Puya Bromeliad Plants
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Puya (pew’ya) – Belonging to the Pitcairnioideae subfamily; this genus, which contains about 186 species, is the oldest and most primitive of all bromeliads.
Not only is it the oldest, but one species, Puya raimondii, is the largest. This giant may reach 10 meters in height and take over 100 years to develop a flower spike. This is truly a remarkable bromeliad as its inflorescence consists of masses of flowers arranged on a stem approximately 60 to 90 cm in diameter and containing about thirty thousand individual flowers.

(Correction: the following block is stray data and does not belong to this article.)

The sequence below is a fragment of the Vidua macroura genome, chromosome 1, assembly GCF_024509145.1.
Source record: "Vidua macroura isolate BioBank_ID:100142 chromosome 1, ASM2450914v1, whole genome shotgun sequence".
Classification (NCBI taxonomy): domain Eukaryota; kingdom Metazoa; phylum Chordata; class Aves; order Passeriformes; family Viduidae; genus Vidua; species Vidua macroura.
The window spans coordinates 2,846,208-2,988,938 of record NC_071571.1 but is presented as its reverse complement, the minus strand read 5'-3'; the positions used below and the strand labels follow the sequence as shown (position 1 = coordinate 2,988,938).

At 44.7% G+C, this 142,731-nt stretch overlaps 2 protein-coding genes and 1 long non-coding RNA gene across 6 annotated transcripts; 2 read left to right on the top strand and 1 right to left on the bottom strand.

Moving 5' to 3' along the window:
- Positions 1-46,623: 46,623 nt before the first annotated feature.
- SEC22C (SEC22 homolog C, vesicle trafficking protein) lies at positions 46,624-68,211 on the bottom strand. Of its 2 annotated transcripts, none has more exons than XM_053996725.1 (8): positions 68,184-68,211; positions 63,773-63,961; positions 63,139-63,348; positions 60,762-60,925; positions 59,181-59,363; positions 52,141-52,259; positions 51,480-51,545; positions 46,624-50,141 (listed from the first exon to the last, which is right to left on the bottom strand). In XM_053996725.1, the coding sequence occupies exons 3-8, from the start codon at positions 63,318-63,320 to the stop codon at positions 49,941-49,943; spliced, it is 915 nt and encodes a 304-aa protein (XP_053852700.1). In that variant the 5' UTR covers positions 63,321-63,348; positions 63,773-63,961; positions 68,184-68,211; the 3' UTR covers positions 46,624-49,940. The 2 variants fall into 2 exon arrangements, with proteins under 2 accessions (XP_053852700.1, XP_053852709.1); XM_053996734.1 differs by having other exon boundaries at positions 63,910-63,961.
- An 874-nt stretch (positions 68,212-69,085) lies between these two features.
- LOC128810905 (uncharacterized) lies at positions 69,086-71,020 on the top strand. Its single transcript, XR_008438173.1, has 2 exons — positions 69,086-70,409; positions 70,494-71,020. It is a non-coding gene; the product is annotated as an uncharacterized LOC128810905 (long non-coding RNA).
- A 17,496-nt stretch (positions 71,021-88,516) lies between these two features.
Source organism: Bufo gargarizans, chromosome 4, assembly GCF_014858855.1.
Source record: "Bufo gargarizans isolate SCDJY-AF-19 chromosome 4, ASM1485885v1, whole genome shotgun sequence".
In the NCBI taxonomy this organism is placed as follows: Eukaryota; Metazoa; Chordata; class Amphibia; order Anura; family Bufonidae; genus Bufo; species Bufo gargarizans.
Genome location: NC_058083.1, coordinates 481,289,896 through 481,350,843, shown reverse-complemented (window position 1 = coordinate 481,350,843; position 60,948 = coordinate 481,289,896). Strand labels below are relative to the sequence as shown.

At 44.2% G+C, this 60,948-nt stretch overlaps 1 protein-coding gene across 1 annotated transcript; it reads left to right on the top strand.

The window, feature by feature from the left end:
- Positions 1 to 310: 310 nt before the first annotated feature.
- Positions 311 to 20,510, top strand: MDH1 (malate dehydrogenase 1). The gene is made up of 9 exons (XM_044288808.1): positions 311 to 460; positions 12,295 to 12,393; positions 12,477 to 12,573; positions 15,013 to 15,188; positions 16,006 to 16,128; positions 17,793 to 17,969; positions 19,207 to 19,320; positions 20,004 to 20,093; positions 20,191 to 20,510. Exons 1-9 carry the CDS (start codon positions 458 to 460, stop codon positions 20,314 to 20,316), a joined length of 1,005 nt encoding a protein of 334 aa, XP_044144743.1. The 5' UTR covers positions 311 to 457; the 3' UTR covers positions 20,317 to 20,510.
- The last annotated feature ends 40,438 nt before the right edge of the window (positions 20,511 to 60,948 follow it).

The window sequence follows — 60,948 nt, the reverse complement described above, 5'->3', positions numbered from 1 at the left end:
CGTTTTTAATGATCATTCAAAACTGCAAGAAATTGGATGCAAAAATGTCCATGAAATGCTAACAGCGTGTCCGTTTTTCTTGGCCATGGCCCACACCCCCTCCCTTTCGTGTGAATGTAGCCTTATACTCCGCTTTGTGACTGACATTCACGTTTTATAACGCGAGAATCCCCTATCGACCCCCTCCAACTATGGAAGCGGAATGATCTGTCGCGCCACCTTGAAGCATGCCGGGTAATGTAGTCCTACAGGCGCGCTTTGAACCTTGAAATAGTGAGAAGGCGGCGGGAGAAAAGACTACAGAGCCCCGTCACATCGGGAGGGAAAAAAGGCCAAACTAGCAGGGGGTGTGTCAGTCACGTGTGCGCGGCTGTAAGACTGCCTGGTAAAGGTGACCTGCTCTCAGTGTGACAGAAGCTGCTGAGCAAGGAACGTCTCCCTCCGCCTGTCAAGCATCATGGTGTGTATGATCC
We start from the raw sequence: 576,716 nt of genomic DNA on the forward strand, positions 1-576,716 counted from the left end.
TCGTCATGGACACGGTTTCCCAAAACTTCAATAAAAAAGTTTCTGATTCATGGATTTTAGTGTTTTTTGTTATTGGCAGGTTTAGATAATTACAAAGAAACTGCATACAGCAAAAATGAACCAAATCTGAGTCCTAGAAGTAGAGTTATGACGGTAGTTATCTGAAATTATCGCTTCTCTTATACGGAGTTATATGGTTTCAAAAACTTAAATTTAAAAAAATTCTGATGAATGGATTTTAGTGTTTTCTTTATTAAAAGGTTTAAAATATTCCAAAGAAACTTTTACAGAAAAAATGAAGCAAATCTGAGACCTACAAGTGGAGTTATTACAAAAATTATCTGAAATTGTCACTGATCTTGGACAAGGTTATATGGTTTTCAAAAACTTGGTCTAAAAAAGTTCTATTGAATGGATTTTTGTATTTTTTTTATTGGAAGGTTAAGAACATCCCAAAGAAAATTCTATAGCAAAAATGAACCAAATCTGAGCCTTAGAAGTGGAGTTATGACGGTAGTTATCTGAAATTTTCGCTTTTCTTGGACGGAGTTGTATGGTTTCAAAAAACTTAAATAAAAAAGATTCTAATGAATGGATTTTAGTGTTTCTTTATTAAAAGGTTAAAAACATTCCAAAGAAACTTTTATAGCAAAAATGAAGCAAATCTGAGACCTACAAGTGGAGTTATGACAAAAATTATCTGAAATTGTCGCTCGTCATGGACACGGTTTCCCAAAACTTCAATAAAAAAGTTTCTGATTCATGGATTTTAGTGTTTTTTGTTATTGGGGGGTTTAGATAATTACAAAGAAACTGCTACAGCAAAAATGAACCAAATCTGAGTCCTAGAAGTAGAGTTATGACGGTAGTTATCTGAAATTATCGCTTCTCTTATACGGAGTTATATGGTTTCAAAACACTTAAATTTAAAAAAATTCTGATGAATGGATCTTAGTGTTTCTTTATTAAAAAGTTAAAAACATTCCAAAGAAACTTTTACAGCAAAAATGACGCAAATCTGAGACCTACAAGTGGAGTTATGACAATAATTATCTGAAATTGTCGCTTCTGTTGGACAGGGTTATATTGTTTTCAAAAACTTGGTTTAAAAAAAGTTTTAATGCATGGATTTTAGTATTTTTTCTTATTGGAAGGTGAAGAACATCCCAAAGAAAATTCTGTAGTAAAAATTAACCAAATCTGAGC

All puyas are terrestrial or saxicolous, existing in areas of extreme climatic conditions, from snow to deserts. They range in height from 30 cm to 10 meters and all have stiff, spiny leaves with cruel barbs along the edges. As a rule they grow in large clumps and therefore are not for the average collector. They are usually best grown in botanical gardens where space is not a problem. Flowers in this group are tubular and consist of three main colors, green lavender and blue, however there are some with white flowers, and their size ranges from 2 to 10 cm in length.
Puya raimondii pictured.
For more information on the Pitcairnioideae Bromeliad subfamily, check out my Bromeliad Subfamily – Pitcairnioideae post!
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